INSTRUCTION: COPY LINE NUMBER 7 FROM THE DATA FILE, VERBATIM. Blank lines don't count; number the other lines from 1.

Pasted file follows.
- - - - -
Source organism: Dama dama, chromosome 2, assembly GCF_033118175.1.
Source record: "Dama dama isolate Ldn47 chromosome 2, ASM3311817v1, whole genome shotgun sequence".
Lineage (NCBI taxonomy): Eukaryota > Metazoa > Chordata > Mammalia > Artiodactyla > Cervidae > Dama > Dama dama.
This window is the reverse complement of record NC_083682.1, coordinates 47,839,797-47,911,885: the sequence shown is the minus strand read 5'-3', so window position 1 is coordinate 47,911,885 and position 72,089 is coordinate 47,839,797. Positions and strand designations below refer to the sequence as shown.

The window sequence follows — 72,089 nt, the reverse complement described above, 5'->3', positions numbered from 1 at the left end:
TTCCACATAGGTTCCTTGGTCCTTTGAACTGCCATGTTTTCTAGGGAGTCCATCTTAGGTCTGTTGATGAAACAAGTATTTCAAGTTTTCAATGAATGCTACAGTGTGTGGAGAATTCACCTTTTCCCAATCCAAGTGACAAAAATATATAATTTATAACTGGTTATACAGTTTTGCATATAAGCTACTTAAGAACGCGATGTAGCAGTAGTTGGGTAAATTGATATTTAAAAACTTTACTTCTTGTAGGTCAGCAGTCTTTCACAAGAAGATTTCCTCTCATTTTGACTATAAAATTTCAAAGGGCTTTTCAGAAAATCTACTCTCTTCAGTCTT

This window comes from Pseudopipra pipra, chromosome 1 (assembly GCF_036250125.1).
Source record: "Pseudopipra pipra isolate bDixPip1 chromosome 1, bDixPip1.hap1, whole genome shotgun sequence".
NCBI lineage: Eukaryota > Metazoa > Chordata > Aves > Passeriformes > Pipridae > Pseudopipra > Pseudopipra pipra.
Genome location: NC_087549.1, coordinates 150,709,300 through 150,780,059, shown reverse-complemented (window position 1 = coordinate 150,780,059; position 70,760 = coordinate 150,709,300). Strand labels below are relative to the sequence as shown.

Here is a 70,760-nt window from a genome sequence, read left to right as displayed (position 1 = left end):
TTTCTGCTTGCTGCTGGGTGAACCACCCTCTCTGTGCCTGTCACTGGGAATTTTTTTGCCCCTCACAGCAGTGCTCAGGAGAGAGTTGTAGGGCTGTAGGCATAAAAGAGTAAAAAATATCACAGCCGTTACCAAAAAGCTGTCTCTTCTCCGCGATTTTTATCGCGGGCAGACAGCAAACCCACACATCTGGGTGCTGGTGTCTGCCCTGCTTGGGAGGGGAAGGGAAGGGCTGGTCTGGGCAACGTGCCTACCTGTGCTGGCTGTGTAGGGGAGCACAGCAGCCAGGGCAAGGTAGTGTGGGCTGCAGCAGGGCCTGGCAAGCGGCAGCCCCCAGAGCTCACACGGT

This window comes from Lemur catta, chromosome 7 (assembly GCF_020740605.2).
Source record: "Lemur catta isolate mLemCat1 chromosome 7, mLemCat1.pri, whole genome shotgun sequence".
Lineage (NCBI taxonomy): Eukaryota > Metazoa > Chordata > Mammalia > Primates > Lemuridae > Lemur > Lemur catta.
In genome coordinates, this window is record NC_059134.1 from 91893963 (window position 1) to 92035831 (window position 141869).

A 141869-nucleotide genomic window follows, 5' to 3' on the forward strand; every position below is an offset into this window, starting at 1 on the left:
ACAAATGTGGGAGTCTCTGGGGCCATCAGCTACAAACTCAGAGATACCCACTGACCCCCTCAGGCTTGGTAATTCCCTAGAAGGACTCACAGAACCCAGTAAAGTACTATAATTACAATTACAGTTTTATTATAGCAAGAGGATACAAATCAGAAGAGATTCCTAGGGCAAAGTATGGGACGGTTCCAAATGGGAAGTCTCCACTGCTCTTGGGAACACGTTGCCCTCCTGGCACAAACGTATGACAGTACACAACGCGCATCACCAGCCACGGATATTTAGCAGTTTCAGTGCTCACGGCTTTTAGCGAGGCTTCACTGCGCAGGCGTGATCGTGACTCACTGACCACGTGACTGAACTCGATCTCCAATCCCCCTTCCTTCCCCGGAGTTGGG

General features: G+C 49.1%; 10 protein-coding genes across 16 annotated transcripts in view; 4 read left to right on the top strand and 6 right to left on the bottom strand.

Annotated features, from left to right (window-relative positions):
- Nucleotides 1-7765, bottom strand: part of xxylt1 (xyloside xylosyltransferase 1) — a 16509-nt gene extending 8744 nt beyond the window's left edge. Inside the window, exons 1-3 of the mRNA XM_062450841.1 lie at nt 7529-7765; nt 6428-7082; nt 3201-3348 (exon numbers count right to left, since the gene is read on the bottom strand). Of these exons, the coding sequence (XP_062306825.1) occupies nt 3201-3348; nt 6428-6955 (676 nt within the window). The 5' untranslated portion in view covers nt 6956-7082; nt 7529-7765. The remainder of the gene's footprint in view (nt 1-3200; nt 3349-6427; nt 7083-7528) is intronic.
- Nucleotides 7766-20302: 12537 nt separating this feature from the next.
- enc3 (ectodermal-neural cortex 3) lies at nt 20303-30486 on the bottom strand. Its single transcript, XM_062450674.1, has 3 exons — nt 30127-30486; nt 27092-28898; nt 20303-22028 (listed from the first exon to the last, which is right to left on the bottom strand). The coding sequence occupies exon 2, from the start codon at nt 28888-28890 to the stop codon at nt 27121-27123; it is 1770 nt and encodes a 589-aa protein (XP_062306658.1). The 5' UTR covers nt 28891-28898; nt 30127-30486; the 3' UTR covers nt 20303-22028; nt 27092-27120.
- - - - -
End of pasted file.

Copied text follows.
This window comes from Pseudopipra pipra, chromosome 1 (assembly GCF_036250125.1).